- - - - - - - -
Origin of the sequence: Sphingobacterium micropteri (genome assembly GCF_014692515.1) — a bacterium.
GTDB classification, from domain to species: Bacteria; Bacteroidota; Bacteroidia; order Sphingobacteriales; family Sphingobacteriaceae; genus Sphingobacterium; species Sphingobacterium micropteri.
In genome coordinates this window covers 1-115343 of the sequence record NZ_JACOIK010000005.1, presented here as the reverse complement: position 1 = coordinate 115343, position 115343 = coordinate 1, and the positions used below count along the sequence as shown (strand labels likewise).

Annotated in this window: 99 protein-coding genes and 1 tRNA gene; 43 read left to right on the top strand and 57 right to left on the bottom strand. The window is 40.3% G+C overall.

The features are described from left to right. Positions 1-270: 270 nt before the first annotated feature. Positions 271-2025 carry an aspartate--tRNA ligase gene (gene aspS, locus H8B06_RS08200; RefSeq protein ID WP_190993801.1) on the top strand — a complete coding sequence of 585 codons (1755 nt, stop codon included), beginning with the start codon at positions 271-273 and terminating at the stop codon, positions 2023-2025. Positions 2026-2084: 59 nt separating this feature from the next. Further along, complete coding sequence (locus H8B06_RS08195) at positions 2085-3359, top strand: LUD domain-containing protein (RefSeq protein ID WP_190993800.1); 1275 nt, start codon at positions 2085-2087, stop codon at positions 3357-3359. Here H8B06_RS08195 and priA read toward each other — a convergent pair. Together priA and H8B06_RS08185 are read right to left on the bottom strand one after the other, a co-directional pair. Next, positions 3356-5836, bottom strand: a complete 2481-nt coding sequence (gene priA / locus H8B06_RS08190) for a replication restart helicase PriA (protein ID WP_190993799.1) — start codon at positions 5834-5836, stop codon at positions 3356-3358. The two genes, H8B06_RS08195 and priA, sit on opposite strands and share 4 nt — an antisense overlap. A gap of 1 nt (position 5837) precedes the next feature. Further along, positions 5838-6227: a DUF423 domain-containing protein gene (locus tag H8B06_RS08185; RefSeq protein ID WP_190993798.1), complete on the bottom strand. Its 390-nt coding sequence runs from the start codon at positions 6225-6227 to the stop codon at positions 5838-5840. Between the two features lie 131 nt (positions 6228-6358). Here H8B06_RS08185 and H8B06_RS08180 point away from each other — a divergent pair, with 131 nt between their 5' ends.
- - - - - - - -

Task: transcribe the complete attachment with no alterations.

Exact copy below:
Origin of the sequence: Sphingobacterium micropteri (genome assembly GCF_014692515.1) — a bacterium.
GTDB classification, from domain to species: Bacteria; Bacteroidota; Bacteroidia; order Sphingobacteriales; family Sphingobacteriaceae; genus Sphingobacterium; species Sphingobacterium micropteri.
In genome coordinates this window covers 1-115343 of the sequence record NZ_JACOIK010000005.1, presented here as the reverse complement: position 1 = coordinate 115343, position 115343 = coordinate 1, and the positions used below count along the sequence as shown (strand labels likewise).

Annotated in this window: 99 protein-coding genes and 1 tRNA gene; 43 read left to right on the top strand and 57 right to left on the bottom strand. The window is 40.3% G+C overall.

The features are described from left to right. Positions 1-270: 270 nt before the first annotated feature. Positions 271-2025 carry an aspartate--tRNA ligase gene (gene aspS, locus H8B06_RS08200; RefSeq protein ID WP_190993801.1) on the top strand — a complete coding sequence of 585 codons (1755 nt, stop codon included), beginning with the start codon at positions 271-273 and terminating at the stop codon, positions 2023-2025. Positions 2026-2084: 59 nt separating this feature from the next. Further along, complete coding sequence (locus H8B06_RS08195) at positions 2085-3359, top strand: LUD domain-containing protein (RefSeq protein ID WP_190993800.1); 1275 nt, start codon at positions 2085-2087, stop codon at positions 3357-3359. Here H8B06_RS08195 and priA read toward each other — a convergent pair. Together priA and H8B06_RS08185 are read right to left on the bottom strand one after the other, a co-directional pair. Next, positions 3356-5836, bottom strand: a complete 2481-nt coding sequence (gene priA / locus H8B06_RS08190) for a replication restart helicase PriA (protein ID WP_190993799.1) — start codon at positions 5834-5836, stop codon at positions 3356-3358. The two genes, H8B06_RS08195 and priA, sit on opposite strands and share 4 nt — an antisense overlap. A gap of 1 nt (position 5837) precedes the next feature. Further along, positions 5838-6227: a DUF423 domain-containing protein gene (locus tag H8B06_RS08185; RefSeq protein ID WP_190993798.1), complete on the bottom strand. Its 390-nt coding sequence runs from the start codon at positions 6225-6227 to the stop codon at positions 5838-5840. Between the two features lie 131 nt (positions 6228-6358). Here H8B06_RS08185 and H8B06_RS08180 point away from each other — a divergent pair, with 131 nt between their 5' ends.